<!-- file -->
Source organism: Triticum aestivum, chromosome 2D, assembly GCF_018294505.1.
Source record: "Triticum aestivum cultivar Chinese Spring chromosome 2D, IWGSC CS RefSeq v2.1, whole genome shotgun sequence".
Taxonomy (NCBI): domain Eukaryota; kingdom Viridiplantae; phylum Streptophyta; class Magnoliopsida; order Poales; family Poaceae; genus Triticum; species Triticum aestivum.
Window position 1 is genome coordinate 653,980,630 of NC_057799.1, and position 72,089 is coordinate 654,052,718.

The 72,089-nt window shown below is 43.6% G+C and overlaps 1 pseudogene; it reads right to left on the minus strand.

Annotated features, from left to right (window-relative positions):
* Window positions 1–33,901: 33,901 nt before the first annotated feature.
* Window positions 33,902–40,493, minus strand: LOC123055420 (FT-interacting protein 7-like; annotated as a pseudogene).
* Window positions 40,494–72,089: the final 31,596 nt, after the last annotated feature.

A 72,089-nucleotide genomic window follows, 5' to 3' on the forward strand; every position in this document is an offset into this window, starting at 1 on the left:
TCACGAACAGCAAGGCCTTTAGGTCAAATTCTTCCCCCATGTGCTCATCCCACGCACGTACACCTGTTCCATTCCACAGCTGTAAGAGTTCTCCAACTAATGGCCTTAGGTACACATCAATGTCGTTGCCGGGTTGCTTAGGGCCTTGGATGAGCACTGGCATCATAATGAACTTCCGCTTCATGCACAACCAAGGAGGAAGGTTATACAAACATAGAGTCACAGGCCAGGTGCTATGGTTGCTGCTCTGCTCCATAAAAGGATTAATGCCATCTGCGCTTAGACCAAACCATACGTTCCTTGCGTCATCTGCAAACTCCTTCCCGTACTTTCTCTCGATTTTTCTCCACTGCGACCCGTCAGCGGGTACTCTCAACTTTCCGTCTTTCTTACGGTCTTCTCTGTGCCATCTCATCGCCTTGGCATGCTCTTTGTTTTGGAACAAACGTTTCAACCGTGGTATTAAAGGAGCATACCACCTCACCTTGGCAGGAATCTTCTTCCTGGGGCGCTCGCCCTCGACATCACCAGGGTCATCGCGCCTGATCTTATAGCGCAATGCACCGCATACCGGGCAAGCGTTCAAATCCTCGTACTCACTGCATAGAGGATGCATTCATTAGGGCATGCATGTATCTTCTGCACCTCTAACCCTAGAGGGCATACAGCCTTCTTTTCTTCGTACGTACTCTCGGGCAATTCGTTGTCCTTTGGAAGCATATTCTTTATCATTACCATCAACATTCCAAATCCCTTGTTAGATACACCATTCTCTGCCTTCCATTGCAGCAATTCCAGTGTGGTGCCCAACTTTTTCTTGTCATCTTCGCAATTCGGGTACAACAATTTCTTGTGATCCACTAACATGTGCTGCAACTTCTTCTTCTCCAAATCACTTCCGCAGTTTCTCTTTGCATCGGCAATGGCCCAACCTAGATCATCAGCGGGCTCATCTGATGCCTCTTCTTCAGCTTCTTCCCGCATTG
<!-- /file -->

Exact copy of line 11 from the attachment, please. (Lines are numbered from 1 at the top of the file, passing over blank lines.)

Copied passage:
TCACGAACAGCAAGGCCTTTAGGTCAAATTCTTCCCCCATGTGCTCATCCCACGCACGTACACCTGTTCCATTCCACAGCTGTAAGAGTTCTCCAACTAATGGCCTTAGGTACACATCAATGTCGTTGCCGGGTTGCTTAGGGCCTTGGATGAGCACTGGCATCATAATGAACTTCCGCTTCATGCACAACCAAGGAGGAAGGTTATACAAACATAGAGTCACAGGCCAGGTGCTATGGTTGCTGCTCTGCTCCATAAAAGGATTAATGCCATCTGCGCTTAGACCAAACCATACGTTCCTTGCGTCATCTGCAAACTCCTTCCCGTACTTTCTCTCGATTTTTCTCCACTGCGACCCGTCAGCGGGTACTCTCAACTTTCCGTCTTTCTTACGGTCTTCTCTGTGCCATCTCATCGCCTTGGCATGCTCTTTGTTTTGGAACAAACGTTTCAACCGTGGTATTAAAGGAGCATACCACCTCACCTTGGCAGGAATCTTCTTCCTGGGGCGCTCGCCCTCGACATCACCAGGGTCATCGCGCCTGATCTTATAGCGCAATGCACCGCATACCGGGCAAGCGTTCAAATCCTCGTACTCACTGCATAGAGGATGCATTCATTAGGGCATGCATGTATCTTCTGCACCTCTAACCCTAGAGGGCATACAGCCTTCTTTTCTTCGTACGTACTCTCGGGCAATTCGTTGTCCTTTGGAAGCATATTCTTTATCATTACCATCAACATTCCAAATCCCTTGTTAGATACACCATTCTCTGCCTTCCATTGCAGCAATTCCAGTGTGGTGCCCAACTTTTTCTTGTCATCTTCGCAATTCGGGTACAACAATTTCTTGTGATCCACTAACATGTGCTGCAACTTCTTCTTCTCCAAATCACTTCCGCAGTTTCTCTTTGCATCGGCAATGGCCCAACCTAGATCATCAGCGGGCTCATCTGATGCCTCTTCTTCAGCTTCTTCCCGCATTG